We’ve all heard the clichés about female entrepreneurs: they’re risk averse; bad at raising capital; fundamentally lacking in the cut-throat qualities needed to make it in business. But aren’t most of these received wisdoms in fact fiction? What is being done to help more women become their own bosses? And might alternative funders have an essential role to play in encouraging female business success?
Female-run firms on the rise
One thing is certain – more women are running their own businesses than ever before.
- About one in five UK SMEs is majority female-led, according to the Department for Business, Innovation & Skills, up from 14 per cent in 2008.
- But 49 per cent of firms are still entirely led by men.
If women were setting up and running companies at the same rate as men then an extra one million female entrepreneurs would be created, the Women’s Business Council estimates. Recognising this untapped talent, the Government has recently given £1.6 million of support for women in business in rural areas; launched the £1 million Women and Broadband Challenge fund helping female entrepreneurs tap into super-fast internet connections; and run a mentoring roadshow aimed at women who want to be their own boss. There’s also a dedicated section on the Business is Great website offering advice specifically to women. And now alternative funders are also doing their part to help female business owners who want new types of funding that better suit their enterprises’ needs.
But, a major challenge remains overcoming the negative stereotypes that abound around female business ownership. These hackneyed beliefs do much to hold back would-be entrepreneurs, as well as women already running their own companies.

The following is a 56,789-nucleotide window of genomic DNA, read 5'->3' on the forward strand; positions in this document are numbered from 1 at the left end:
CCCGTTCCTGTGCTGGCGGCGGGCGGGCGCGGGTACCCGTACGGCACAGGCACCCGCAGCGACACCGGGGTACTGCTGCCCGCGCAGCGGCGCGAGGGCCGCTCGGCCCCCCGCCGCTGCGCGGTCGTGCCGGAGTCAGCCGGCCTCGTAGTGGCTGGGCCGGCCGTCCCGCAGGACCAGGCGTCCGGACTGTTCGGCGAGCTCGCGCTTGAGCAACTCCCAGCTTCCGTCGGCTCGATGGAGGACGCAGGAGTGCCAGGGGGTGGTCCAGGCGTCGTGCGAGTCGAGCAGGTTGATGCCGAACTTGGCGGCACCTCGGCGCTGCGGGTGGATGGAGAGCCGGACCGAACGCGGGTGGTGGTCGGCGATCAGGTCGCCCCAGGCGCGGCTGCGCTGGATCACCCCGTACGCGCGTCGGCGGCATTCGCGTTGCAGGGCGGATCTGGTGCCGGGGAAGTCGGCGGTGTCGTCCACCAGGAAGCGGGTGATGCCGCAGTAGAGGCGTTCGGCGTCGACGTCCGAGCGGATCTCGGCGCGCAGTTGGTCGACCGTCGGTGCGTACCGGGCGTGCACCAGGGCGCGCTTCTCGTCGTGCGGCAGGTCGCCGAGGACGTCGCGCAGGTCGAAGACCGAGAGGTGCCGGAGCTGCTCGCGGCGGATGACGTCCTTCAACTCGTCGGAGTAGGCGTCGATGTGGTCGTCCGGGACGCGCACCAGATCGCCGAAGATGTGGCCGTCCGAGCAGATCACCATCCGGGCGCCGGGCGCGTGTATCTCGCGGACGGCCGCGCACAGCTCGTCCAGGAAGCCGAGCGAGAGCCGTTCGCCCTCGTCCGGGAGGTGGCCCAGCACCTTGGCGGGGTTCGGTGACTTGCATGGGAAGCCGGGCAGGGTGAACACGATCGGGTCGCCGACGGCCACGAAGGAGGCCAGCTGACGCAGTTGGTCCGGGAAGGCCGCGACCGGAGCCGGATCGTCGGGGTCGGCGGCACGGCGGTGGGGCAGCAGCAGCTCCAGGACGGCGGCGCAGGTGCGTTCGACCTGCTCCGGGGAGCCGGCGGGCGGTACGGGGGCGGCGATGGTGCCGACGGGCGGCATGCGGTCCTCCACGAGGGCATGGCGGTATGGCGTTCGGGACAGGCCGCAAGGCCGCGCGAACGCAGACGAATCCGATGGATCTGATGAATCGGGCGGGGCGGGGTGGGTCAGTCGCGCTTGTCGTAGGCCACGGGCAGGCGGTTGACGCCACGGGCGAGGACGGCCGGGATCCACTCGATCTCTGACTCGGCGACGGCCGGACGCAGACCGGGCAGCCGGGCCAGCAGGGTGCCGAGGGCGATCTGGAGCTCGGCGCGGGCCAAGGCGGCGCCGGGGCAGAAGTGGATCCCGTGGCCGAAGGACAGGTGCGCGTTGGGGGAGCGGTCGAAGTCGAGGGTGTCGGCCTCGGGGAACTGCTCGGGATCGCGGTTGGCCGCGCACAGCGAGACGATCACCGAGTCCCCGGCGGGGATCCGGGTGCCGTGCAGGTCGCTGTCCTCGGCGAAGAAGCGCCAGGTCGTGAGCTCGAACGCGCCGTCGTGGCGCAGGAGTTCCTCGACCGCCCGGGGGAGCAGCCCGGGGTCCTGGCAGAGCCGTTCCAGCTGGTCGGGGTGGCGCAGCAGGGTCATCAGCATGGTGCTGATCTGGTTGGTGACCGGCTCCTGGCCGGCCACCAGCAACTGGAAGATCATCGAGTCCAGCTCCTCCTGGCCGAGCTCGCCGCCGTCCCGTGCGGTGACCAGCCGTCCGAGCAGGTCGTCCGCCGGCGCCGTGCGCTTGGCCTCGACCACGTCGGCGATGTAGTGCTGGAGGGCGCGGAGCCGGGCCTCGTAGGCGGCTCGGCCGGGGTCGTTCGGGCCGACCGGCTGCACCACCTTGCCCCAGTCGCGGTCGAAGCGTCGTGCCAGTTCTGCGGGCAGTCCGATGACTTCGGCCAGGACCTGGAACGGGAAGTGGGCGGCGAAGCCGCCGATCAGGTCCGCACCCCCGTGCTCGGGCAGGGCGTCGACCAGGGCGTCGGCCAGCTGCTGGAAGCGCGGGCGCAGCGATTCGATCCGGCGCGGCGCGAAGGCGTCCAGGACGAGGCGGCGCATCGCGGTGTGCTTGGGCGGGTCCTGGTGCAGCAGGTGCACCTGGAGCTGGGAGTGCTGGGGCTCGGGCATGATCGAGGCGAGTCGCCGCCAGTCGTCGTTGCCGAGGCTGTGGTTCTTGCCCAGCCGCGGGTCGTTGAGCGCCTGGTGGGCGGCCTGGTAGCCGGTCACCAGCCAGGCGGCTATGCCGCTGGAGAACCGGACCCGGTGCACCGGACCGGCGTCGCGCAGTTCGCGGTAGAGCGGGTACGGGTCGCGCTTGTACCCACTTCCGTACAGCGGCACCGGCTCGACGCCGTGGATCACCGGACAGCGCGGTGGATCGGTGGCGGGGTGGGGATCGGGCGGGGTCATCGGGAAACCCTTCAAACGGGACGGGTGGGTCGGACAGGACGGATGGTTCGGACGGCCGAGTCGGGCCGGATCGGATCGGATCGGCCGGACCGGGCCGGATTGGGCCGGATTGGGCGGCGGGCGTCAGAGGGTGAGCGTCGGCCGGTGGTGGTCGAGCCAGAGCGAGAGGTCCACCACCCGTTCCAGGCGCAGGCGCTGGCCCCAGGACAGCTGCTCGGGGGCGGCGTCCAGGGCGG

Women are less successful at raising money
UNTRUE. In fact, women applying for a business loan are more likely than their male peers to get what they want, according to a recent report by BDRC Continental. However, it is the case that women are likely to ask for less funding, which can limit their company’s growth. SMEs headed by female bosses are also less prone to seeking external finance or using trade credit than male-run firms, BDRC found.
Women don’t like risk
UNTRUE. This perception most probably stems from women business owners’ tendency to seek less external capital. But just because a male business owner may ask to borrow more, this doesn’t necessarily mean women are shunning risk. Some experts contend female leaders take a different approach to risk. Consider this: they’re more likely to have a business plan, employ a qualified or trained person to deal with their finances, and typically seek advice before making a financing application, according to the BDRC findings. This suggests they weigh up evidence more thoroughly before making a decision. And, as we’ve established, their loan applications are more likely to be accepted as a result.
Women don’t have the right business skills
UNTRUE. There’s no evidence women don’t have what it takes to run the nuts and bolts of a business. It’s more a question of self belief. Just one in three women believes they have the skills necessary to run a company, according to the latest UK element of the Global Entrepreneurship Monitor. This compares with half of men who think they could succeed. Rather than being found wanting in real skills, often women simply lack confidence.